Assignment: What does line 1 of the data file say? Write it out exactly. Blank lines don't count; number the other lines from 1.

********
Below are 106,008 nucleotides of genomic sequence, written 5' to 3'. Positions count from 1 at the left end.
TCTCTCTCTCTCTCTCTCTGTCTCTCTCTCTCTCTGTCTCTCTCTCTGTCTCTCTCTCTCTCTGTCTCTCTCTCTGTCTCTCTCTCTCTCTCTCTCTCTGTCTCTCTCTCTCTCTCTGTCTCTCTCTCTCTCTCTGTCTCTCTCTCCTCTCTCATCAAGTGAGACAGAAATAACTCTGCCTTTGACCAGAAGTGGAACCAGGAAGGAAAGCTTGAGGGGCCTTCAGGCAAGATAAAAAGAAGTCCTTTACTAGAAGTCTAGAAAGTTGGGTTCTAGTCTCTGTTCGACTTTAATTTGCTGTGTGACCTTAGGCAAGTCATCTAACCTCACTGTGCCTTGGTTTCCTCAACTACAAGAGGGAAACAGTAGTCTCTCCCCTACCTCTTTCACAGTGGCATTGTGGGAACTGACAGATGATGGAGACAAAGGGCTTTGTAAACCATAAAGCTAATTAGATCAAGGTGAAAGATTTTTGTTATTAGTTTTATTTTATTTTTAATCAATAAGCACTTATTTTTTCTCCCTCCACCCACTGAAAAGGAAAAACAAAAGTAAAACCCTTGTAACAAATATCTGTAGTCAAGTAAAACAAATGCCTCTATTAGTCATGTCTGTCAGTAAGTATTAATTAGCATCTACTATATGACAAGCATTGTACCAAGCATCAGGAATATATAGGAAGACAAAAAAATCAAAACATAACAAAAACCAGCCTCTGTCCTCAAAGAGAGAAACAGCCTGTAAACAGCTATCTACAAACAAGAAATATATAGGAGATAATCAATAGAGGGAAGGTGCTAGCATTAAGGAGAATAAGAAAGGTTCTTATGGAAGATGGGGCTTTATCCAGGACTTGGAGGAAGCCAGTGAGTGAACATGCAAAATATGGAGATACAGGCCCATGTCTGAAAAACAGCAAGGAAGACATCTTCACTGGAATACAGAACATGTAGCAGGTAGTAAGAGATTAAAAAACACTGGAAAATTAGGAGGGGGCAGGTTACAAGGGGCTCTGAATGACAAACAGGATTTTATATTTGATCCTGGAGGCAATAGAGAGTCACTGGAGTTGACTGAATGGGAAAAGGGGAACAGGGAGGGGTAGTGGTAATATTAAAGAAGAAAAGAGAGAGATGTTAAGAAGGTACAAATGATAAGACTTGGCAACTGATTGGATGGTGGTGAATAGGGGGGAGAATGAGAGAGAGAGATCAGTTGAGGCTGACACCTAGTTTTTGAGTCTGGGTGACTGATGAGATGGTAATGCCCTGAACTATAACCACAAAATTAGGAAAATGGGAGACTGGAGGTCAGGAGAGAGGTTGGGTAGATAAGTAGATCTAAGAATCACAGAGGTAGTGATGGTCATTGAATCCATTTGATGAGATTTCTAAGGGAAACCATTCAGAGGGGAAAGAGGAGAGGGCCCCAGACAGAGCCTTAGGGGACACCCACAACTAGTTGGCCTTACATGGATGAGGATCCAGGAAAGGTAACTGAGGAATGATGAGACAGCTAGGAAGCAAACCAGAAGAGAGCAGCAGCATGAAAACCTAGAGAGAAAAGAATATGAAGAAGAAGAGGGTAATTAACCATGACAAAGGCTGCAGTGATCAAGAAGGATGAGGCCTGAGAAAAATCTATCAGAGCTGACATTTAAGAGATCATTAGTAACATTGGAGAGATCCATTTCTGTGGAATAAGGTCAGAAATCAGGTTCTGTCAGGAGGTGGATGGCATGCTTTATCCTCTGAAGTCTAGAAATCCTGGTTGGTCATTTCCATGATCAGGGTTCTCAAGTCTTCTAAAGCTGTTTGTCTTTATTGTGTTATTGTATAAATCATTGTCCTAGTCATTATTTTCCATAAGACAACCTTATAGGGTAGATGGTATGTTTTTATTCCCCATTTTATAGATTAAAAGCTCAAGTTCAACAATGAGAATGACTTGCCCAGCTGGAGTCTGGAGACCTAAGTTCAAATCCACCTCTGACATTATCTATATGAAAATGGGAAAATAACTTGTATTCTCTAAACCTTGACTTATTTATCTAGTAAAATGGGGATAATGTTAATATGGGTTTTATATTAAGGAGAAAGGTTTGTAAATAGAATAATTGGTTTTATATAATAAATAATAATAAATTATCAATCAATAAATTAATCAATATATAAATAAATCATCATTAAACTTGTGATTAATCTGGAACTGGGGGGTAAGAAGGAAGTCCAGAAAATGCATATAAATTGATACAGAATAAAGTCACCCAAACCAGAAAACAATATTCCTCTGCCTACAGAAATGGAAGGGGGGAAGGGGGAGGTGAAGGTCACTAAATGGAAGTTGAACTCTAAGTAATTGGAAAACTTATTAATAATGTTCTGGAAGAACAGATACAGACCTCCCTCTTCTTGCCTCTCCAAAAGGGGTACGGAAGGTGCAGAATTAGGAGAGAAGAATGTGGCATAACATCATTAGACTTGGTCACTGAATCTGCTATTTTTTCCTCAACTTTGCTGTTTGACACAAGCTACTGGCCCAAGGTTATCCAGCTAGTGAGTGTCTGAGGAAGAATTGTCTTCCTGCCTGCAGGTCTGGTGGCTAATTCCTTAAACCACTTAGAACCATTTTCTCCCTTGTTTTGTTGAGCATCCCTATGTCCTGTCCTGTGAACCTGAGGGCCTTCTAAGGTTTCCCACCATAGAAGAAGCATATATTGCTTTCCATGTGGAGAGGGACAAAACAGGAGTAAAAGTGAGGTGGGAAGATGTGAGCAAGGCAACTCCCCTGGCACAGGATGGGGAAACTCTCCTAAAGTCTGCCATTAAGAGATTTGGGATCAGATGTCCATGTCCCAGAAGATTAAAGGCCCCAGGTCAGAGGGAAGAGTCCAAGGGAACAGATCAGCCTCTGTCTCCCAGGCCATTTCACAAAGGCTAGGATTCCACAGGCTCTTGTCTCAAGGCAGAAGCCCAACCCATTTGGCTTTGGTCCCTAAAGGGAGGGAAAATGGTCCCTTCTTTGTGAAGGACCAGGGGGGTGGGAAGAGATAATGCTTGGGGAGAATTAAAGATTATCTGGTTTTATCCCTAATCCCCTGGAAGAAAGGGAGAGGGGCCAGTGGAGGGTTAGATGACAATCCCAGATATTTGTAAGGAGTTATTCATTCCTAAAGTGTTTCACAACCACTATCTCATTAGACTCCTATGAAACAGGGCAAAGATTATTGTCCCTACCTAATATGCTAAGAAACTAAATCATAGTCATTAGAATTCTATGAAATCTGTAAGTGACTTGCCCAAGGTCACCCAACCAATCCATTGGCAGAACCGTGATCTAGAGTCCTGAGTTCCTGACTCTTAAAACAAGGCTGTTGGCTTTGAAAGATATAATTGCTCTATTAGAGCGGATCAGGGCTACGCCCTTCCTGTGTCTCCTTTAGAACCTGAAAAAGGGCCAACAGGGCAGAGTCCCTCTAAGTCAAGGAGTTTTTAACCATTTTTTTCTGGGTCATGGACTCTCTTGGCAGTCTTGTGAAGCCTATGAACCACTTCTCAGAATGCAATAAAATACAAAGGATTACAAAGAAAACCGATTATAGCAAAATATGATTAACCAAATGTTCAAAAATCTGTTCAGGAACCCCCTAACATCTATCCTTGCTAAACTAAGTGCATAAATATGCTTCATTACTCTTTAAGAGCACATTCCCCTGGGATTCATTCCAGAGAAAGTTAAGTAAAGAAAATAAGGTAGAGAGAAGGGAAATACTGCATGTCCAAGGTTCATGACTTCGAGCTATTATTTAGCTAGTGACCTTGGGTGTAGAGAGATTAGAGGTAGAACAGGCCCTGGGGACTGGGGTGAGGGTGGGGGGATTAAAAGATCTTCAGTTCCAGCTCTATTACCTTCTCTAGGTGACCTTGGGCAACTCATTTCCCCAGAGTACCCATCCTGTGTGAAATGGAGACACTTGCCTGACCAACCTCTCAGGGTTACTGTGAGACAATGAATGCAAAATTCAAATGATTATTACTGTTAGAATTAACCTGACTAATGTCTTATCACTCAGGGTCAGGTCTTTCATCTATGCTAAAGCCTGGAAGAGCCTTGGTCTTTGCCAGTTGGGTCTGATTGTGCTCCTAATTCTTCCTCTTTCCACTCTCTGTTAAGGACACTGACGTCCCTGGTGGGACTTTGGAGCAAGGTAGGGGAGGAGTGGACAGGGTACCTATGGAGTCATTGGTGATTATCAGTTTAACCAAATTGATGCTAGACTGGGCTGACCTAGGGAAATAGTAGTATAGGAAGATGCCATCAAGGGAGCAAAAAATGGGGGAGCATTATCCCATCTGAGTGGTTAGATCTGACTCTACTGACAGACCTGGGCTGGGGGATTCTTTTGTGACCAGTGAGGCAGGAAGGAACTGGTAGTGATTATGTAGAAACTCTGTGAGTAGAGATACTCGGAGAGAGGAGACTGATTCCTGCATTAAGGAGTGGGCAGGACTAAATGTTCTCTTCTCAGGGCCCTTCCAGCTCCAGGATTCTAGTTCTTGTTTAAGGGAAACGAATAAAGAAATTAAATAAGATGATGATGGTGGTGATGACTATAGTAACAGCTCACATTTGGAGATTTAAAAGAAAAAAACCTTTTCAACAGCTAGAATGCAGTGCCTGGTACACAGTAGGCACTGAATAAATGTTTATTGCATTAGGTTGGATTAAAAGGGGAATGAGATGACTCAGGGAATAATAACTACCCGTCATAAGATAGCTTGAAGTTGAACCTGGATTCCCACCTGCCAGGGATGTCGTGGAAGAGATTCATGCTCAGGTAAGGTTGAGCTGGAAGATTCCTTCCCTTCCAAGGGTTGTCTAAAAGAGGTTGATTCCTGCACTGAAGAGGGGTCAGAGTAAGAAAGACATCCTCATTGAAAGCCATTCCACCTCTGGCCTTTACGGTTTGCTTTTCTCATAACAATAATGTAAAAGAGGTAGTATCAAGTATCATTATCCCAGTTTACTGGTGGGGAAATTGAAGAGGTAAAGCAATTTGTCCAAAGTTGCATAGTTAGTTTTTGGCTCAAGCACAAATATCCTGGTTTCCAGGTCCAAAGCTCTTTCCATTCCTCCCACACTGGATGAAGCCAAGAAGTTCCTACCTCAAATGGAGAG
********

Below are 106,008 nucleotides of genomic sequence, written 5' to 3'. Positions count from 1 at the left end.